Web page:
Are you able to capture some of those different feelings in your images?
I think so. When you look at the evolution of my work from San Francisco to New York, you can definitely note these feelings. San Francisco looks like a beautiful, foggy dream and humanity is lucky to be there. New York is covered in human existence, and the elements of nature that have adapted around that impact are notably special.
What first inspired you to start your own business?
After enough people asked me for prints of my images, I figured it was worthwhile.
What was the best piece of business advice you were given when you were starting off?
The best advice that I ever received, and something that I replay in my head almost every day, is the simple concept to “create your own work.” My dear friend (Sawyer DeVuyst!) started his own furniture business and several other projects after receiving this simple advice from another creative. As I second-guessed myself, or questioned the success of my own business, he would continuously remind me to just create my own work. It’s a simple, effective way to stay focused and authentic. And I realized that the only reason anyone else around me had any success in pursuing their passion is because they had the confidence to do it, to create their own work.
What have you had to sacrifice, either personally or artistically, in order to start your own business?
Fortunately, with a venue like Etsy, I had to sacrifice very little. And because it’s something that I love to do and want to do, it feels more like fun!
Can you name the most important lesson you’ve learned in running a business?
I’ve quickly learned that the more you put into your business, the more you get out of it. Whether it be creating more products, taking more pictures, updating the website, social networking, marketing, etc., etc. There is really no limit on how much time and effort you want to put into it. And the more you do, the better for your business. It’s really a win-win, especially when you love what you do and are so honored to share it with the world.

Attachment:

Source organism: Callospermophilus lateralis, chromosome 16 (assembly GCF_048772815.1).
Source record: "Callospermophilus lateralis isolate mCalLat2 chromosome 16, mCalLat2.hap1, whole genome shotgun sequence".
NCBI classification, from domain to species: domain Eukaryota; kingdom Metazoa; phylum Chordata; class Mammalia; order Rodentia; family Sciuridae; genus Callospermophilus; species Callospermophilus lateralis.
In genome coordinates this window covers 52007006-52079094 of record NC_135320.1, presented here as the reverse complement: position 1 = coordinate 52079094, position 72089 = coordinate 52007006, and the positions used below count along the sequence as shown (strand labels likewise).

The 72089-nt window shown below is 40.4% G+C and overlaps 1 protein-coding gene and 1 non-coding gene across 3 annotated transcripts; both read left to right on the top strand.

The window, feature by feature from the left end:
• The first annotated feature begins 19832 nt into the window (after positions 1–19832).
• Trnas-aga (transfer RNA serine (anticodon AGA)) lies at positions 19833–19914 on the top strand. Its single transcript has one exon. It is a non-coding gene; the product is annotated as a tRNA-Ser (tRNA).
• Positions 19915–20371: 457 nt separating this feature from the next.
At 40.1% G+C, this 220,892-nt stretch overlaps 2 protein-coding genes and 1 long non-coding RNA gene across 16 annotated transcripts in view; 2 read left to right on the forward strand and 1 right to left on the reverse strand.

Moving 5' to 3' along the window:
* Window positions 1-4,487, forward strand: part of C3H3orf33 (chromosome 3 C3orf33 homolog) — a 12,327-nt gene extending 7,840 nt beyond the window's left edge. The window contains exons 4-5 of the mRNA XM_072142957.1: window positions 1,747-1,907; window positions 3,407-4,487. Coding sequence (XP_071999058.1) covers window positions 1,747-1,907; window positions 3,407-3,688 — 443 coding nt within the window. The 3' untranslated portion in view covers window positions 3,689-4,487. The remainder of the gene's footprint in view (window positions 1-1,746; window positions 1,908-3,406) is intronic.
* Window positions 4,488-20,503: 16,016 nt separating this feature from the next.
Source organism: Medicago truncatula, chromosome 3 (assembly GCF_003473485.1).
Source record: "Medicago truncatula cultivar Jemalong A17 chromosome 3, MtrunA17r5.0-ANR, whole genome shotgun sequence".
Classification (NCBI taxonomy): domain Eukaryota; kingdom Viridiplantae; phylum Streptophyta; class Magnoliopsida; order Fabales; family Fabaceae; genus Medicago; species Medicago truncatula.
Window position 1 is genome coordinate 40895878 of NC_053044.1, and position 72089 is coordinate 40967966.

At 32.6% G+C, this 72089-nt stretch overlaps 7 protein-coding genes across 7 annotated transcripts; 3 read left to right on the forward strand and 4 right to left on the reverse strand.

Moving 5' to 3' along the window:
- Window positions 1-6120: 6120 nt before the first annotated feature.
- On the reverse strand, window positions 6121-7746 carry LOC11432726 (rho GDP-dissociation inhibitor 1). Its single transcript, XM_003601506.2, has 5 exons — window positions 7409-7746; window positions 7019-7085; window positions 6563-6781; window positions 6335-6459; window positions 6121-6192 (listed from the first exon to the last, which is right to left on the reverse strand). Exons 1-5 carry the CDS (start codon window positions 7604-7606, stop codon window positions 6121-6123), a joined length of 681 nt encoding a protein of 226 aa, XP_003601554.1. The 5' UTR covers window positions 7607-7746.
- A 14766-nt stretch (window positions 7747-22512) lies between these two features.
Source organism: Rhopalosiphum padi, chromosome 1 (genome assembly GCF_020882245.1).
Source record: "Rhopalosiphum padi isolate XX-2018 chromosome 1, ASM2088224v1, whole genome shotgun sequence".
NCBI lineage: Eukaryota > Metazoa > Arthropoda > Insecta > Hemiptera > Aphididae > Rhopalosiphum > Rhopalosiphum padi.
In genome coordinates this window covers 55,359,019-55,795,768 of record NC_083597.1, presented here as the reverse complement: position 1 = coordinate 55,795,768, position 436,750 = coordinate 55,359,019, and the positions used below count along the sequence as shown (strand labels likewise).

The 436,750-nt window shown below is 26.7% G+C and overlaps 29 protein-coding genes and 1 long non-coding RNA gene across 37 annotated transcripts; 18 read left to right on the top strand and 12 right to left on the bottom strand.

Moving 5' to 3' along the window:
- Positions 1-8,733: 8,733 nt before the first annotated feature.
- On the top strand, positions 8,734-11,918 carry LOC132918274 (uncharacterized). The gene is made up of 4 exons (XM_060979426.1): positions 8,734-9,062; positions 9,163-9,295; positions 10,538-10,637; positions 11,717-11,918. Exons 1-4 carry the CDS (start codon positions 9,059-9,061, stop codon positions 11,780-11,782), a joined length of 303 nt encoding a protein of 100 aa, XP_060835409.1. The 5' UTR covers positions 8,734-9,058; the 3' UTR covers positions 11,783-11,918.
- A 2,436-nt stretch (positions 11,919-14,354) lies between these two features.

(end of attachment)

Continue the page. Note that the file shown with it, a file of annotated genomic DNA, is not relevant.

What are three things someone should consider before starting their own business?
1. Have a plan. Know your product, research the market, be prepared.
2. Be patient. It can feel very exciting to start something you love, but set realistic goals.
3. Just do it! I spent years thinking about the what ifs. Not helpful thinking at all. You’ll never know how successful you’ll be until you have the confidence to try it.
Your compositions lend themselves well to large-format prints. What are the options available on your Etsy shop?
I would love to be able to offer large-format prints, but the images themselves (I shoot with film or my iPhone) are too small to print at that size. The options available are either 4×4, 5×5, 8×8, 10×10, or 4×6, 5×7, 8×10, 11×14.
And now that your Etsy shop is open for business, what are your future plans as a photographer?
I’m going to continue to add more images to sell as prints, and I’d love to offer more products, too. I want to push myself creatively and work on more projects, take on more client work. Currently, I’m working on releasing a collection of my work from the past couple years with a narrative — the unknown stories — included in it. Stay tuned!
All photos courtesy of